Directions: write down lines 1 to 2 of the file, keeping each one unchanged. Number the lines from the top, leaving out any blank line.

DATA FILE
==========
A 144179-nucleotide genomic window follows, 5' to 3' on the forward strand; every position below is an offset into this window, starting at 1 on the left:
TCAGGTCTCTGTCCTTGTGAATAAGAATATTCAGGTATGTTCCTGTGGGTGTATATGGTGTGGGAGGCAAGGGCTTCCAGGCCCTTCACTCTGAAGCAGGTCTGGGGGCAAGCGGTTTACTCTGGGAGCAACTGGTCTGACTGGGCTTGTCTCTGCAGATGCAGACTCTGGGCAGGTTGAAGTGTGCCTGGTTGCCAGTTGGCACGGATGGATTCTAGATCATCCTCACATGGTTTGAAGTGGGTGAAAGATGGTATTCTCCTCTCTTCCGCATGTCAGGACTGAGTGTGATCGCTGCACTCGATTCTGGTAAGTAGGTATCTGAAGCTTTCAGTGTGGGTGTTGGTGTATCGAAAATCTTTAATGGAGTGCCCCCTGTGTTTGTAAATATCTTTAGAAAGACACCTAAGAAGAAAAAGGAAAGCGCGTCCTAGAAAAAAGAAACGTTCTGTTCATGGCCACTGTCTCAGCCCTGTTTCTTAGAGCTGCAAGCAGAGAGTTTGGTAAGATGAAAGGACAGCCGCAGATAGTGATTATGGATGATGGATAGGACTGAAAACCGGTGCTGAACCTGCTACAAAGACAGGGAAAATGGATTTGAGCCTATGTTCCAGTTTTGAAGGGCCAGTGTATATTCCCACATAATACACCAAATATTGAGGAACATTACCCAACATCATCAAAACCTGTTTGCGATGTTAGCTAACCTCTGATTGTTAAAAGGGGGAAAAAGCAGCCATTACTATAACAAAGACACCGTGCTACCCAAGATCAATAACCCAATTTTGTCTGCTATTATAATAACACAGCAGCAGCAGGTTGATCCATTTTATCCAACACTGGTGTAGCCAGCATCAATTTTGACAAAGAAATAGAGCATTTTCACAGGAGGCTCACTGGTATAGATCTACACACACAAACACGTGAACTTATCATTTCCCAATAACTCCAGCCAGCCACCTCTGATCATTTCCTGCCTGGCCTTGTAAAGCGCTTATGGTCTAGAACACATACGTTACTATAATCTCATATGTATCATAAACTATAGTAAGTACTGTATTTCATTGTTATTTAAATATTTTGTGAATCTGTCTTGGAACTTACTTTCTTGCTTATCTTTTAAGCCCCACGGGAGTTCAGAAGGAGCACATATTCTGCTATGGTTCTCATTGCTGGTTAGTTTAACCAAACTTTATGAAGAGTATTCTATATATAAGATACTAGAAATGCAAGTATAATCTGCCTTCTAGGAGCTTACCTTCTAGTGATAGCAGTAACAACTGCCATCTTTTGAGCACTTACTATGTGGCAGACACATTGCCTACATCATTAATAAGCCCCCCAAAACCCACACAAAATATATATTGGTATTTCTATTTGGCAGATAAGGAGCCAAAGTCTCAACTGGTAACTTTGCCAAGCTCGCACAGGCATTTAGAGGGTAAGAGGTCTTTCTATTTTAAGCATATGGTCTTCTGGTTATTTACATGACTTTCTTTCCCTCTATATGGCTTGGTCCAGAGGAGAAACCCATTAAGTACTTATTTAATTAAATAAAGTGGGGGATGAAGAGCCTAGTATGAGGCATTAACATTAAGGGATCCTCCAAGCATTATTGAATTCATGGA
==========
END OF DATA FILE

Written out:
A 144179-nucleotide genomic window follows, 5' to 3' on the forward strand; every position below is an offset into this window, starting at 1 on the left:
TCAGGTCTCTGTCCTTGTGAATAAGAATATTCAGGTATGTTCCTGTGGGTGTATATGGTGTGGGAGGCAAGGGCTTCCAGGCCCTTCACTCTGAAGCAGGTCTGGGGGCAAGCGGTTTACTCTGGGAGCAACTGGTCTGACTGGGCTTGTCTCTGCAGATGCAGACTCTGGGCAGGTTGAAGTGTGCCTGGTTGCCAGTTGGCACGGATGGATTCTAGATCATCCTCACATGGTTTGAAGTGGGTGAAAGATGGTATTCTCCTCTCTTCCGCATGTCAGGACTGAGTGTGATCGCTGCACTCGATTCTGGTAAGTAGGTATCTGAAGCTTTCAGTGTGGGTGTTGGTGTATCGAAAATCTTTAATGGAGTGCCCCCTGTGTTTGTAAATATCTTTAGAAAGACACCTAAGAAGAAAAAGGAAAGCGCGTCCTAGAAAAAAGAAACGTTCTGTTCATGGCCACTGTCTCAGCCCTGTTTCTTAGAGCTGCAAGCAGAGAGTTTGGTAAGATGAAAGGACAGCCGCAGATAGTGATTATGGATGATGGATAGGACTGAAAACCGGTGCTGAACCTGCTACAAAGACAGGGAAAATGGATTTGAGCCTATGTTCCAGTTTTGAAGGGCCAGTGTATATTCCCACATAATACACCAAATATTGAGGAACATTACCCAACATCATCAAAACCTGTTTGCGATGTTAGCTAACCTCTGATTGTTAAAAGGGGGAAAAAGCAGCCATTACTATAACAAAGACACCGTGCTACCCAAGATCAATAACCCAATTTTGTCTGCTATTATAATAACACAGCAGCAGCAGGTTGATCCATTTTATCCAACACTGGTGTAGCCAGCATCAATTTTGACAAAGAAATAGAGCATTTTCACAGGAGGCTCACTGGTATAGATCTACACACACAAACACGTGAACTTATCATTTCCCAATAACTCCAGCCAGCCACCTCTGATCATTTCCTGCCTGGCCTTGTAAAGCGCTTATGGTCTAGAACACATACGTTACTATAATCTCATATGTATCATAAACTATAGTAAGTACTGTATTTCATTGTTATTTAAATATTTTGTGAATCTGTCTTGGAACTTACTTTCTTGCTTATCTTTTAAGCCCCACGGGAGTTCAGAAGGAGCACATATTCTGCTATGGTTCTCATTGCTGGTTAGTTTAACCAAACTTTATGAAGAGTATTCTATATATAAGATACTAGAAATGCAAGTATAATCTGCCTTCTAGGAGCTTACCTTCTAGTGATAGCAGTAACAACTGCCATCTTTTGAGCACTTACTATGTGGCAGACACATTGCCTACATCATTAATAAGCCCCCCAAAACCCACACAAAATATATATTGGTATTTCTATTTGGCAGATAAGGAGCCAAAGTCTCAACTGGTAACTTTGCCAAGCTCGCACAGGCATTTAGAGGGTAAGAGGTCTTTCTATTTTAAGCATATGGTCTTCTGGTTATTTACATGACTTTCTTTCCCTCTATATGGCTTGGTCCAGAGGAGAAACCCATTAAGTACTTATTTAATTAAATAAAGTGGGGGATGAAGAGCCTAGTATGAGGCATTAACATTAAGGGATCCTCCAAGCATTATTGAATTCATGGA